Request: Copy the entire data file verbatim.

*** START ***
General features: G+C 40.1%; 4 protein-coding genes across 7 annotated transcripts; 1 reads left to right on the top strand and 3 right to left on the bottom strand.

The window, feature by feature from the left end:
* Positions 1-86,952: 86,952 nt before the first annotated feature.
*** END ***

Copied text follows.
General features: G+C 40.1%; 4 protein-coding genes across 7 annotated transcripts; 1 reads left to right on the top strand and 3 right to left on the bottom strand.

The window, feature by feature from the left end:
* Positions 1-86,952: 86,952 nt before the first annotated feature.